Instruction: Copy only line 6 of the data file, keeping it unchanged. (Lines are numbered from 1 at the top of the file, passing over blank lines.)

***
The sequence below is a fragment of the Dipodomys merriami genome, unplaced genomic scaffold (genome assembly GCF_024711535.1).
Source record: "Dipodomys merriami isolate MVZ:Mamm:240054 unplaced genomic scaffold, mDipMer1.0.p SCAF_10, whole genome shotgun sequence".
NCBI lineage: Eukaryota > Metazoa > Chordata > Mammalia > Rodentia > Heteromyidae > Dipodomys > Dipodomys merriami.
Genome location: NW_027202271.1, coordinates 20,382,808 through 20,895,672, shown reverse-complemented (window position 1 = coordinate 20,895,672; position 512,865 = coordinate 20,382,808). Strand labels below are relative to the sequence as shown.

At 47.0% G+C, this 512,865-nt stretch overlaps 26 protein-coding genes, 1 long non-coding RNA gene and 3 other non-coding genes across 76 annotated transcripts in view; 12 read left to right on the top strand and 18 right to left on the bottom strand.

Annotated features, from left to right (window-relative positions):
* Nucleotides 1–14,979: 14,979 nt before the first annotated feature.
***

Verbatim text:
Annotated features, from left to right (window-relative positions):